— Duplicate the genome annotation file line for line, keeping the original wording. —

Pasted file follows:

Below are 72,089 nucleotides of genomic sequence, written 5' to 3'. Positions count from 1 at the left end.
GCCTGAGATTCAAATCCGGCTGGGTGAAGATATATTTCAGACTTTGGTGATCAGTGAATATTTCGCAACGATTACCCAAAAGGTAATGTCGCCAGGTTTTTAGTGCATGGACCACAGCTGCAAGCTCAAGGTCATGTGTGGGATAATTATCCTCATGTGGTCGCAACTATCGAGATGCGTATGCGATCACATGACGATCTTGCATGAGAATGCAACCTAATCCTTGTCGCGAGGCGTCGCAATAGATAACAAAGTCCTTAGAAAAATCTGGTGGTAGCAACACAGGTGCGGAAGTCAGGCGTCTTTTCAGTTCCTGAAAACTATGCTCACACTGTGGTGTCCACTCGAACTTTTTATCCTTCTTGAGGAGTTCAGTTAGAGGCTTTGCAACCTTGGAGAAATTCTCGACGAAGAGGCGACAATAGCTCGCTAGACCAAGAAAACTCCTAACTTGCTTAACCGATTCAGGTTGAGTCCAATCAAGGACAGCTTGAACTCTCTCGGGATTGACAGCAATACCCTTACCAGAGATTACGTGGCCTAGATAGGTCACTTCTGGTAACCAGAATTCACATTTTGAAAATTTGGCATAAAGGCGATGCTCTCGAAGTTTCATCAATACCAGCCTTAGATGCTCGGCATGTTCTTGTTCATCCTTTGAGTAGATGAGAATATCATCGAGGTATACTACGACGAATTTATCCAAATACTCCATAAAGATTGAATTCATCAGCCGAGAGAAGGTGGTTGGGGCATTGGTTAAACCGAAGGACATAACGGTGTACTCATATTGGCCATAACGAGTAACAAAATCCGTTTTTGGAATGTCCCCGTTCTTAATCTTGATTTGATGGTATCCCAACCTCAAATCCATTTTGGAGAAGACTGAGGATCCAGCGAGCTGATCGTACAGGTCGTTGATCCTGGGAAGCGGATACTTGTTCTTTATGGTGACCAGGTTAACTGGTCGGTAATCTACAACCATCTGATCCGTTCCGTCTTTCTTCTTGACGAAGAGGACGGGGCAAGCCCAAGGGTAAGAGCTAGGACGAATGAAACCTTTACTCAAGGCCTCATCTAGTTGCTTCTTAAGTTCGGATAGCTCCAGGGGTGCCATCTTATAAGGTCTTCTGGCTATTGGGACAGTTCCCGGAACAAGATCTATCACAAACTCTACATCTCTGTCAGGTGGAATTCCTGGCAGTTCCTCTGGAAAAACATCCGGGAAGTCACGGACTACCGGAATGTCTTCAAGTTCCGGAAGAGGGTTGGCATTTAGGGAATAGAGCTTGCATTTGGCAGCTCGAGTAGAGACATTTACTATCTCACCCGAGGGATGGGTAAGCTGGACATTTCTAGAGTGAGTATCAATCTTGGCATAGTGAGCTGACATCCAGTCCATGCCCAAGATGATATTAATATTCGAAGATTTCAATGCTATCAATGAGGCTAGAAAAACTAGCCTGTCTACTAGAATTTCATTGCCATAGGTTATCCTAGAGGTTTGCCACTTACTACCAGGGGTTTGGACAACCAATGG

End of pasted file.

Below are 72,089 nucleotides of genomic sequence, written 5' to 3'. Positions count from 1 at the left end.
GCCTGAGATTCAAATCCGGCTGGGTGAAGATATATTTCAGACTTTGGTGATCAGTGAATATTTCGCAACGATTACCCAAAAGGTAATGTCGCCAGGTTTTTAGTGCATGGACCACAGCTGCAAGCTCAAGGTCATGTGTGGGATAATTATCCTCATGTGGTCGCAACTATCGAGATGCGTATGCGATCACATGACGATCTTGCATGAGAATGCAACCTAATCCTTGTCGCGAGGCGTCGCAATAGATAACAAAGTCCTTAGAAAAATCTGGTGGTAGCAACACAGGTGCGGAAGTCAGGCGTCTTTTCAGTTCCTGAAAACTATGCTCACACTGTGGTGTCCACTCGAACTTTTTATCCTTCTTGAGGAGTTCAGTTAGAGGCTTTGCAACCTTGGAGAAATTCTCGACGAAGAGGCGACAATAGCTCGCTAGACCAAGAAAACTCCTAACTTGCTTAACCGATTCAGGTTGAGTCCAATCAAGGACAGCTTGAACTCTCTCGGGATTGACAGCAATACCCTTACCAGAGATTACGTGGCCTAGATAGGTCACTTCTGGTAACCAGAATTCACATTTTGAAAATTTGGCATAAAGGCGATGCTCTCGAAGTTTCATCAATACCAGCCTTAGATGCTCGGCATGTTCTTGTTCATCCTTTGAGTAGATGAGAATATCATCGAGGTATACTACGACGAATTTATCCAAATACTCCATAAAGATTGAATTCATCAGCCGAGAGAAGGTGGTTGGGGCATTGGTTAAACCGAAGGACATAACGGTGTACTCATATTGGCCATAACGAGTAACAAAATCCGTTTTTGGAATGTCCCCGTTCTTAATCTTGATTTGATGGTATCCCAACCTCAAATCCATTTTGGAGAAGACTGAGGATCCAGCGAGCTGATCGTACAGGTCGTTGATCCTGGGAAGCGGATACTTGTTCTTTATGGTGACCAGGTTAACTGGTCGGTAATCTACAACCATCTGATCCGTTCCGTCTTTCTTCTTGACGAAGAGGACGGGGCAAGCCCAAGGGTAAGAGCTAGGACGAATGAAACCTTTACTCAAGGCCTCATCTAGTTGCTTCTTAAGTTCGGATAGCTCCAGGGGTGCCATCTTATAAGGTCTTCTGGCTATTGGGACAGTTCCCGGAACAAGATCTATCACAAACTCTACATCTCTGTCAGGTGGAATTCCTGGCAGTTCCTCTGGAAAAACATCCGGGAAGTCACGGACTACCGGAATGTCTTCAAGTTCCGGAAGAGGGTTGGCATTTAGGGAATAGAGCTTGCATTTGGCAGCTCGAGTAGAGACATTTACTATCTCACCCGAGGGATGGGTAAGCTGGACATTTCTAGAGTGAGTATCAATCTTGGCATAGTGAGCTGACATCCAGTCCATGCCCAAGATGATATTAATATTCGAAGATTTCAATGCTATCAATGAGGCTAGAAAAACTAGCCTGTCTACTAGAATTTCATTGCCATAGGTTATCCTAGAGGTTTGCCACTTACTACCAGGGGTTTGGACAACCAATGG